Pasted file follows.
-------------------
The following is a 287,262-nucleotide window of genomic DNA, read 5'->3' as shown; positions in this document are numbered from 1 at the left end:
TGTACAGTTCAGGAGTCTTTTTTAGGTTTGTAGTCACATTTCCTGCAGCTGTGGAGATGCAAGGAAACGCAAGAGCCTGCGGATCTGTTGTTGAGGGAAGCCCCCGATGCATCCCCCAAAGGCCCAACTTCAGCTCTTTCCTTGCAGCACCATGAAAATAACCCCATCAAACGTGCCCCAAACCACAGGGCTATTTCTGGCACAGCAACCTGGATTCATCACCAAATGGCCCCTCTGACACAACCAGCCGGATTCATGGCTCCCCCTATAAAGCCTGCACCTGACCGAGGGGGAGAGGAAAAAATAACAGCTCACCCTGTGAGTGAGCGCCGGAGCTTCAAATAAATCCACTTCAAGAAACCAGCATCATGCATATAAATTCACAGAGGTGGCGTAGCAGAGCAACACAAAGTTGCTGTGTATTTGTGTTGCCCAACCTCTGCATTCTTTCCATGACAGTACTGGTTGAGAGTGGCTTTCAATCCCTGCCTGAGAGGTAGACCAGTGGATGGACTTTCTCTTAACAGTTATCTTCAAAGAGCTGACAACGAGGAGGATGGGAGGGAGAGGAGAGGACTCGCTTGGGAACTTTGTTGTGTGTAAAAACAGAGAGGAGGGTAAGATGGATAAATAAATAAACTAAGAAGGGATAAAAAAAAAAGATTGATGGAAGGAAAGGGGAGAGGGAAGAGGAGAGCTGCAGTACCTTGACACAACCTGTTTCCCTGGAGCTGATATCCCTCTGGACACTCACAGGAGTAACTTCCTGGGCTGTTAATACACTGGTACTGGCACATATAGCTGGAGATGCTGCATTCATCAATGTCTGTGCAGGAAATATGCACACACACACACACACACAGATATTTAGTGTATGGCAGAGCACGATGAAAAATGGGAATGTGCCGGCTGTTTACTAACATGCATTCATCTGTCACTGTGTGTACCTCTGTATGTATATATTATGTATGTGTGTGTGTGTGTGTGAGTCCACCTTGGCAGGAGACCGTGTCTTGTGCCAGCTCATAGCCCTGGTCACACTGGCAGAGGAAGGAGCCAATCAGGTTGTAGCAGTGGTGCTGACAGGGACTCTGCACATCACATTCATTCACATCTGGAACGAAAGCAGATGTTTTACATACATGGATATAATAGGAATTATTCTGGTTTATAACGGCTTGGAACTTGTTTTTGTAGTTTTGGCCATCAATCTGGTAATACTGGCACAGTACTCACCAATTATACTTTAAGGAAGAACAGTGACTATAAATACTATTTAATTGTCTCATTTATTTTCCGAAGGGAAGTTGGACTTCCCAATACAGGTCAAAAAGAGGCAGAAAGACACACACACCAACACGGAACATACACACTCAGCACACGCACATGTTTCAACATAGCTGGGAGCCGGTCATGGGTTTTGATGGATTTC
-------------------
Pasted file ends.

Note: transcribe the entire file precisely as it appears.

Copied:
The following is a 287,262-nucleotide window of genomic DNA, read 5'->3' as shown; positions in this document are numbered from 1 at the left end:
TGTACAGTTCAGGAGTCTTTTTTAGGTTTGTAGTCACATTTCCTGCAGCTGTGGAGATGCAAGGAAACGCAAGAGCCTGCGGATCTGTTGTTGAGGGAAGCCCCCGATGCATCCCCCAAAGGCCCAACTTCAGCTCTTTCCTTGCAGCACCATGAAAATAACCCCATCAAACGTGCCCCAAACCACAGGGCTATTTCTGGCACAGCAACCTGGATTCATCACCAAATGGCCCCTCTGACACAACCAGCCGGATTCATGGCTCCCCCTATAAAGCCTGCACCTGACCGAGGGGGAGAGGAAAAAATAACAGCTCACCCTGTGAGTGAGCGCCGGAGCTTCAAATAAATCCACTTCAAGAAACCAGCATCATGCATATAAATTCACAGAGGTGGCGTAGCAGAGCAACACAAAGTTGCTGTGTATTTGTGTTGCCCAACCTCTGCATTCTTTCCATGACAGTACTGGTTGAGAGTGGCTTTCAATCCCTGCCTGAGAGGTAGACCAGTGGATGGACTTTCTCTTAACAGTTATCTTCAAAGAGCTGACAACGAGGAGGATGGGAGGGAGAGGAGAGGACTCGCTTGGGAACTTTGTTGTGTGTAAAAACAGAGAGGAGGGTAAGATGGATAAATAAATAAACTAAGAAGGGATAAAAAAAAAAGATTGATGGAAGGAAAGGGGAGAGGGAAGAGGAGAGCTGCAGTACCTTGACACAACCTGTTTCCCTGGAGCTGATATCCCTCTGGACACTCACAGGAGTAACTTCCTGGGCTGTTAATACACTGGTACTGGCACATATAGCTGGAGATGCTGCATTCATCAATGTCTGTGCAGGAAATATGCACACACACACACACACACAGATATTTAGTGTATGGCAGAGCACGATGAAAAATGGGAATGTGCCGGCTGTTTACTAACATGCATTCATCTGTCACTGTGTGTACCTCTGTATGTATATATTATGTATGTGTGTGTGTGTGTGTGAGTCCACCTTGGCAGGAGACCGTGTCTTGTGCCAGCTCATAGCCCTGGTCACACTGGCAGAGGAAGGAGCCAATCAGGTTGTAGCAGTGGTGCTGACAGGGACTCTGCACATCACATTCATTCACATCTGGAACGAAAGCAGATGTTTTACATACATGGATATAATAGGAATTATTCTGGTTTATAACGGCTTGGAACTTGTTTTTGTAGTTTTGGCCATCAATCTGGTAATACTGGCACAGTACTCACCAATTATACTTTAAGGAAGAACAGTGACTATAAATACTATTTAATTGTCTCATTTATTTTCCGAAGGGAAGTTGGACTTCCCAATACAGGTCAAAAAGAGGCAGAAAGACACACACACCAACACGGAACATACACACTCAGCACACGCACATGTTTCAACATAGCTGGGAGCCGGTCATGGGTTTTGATGGATTTC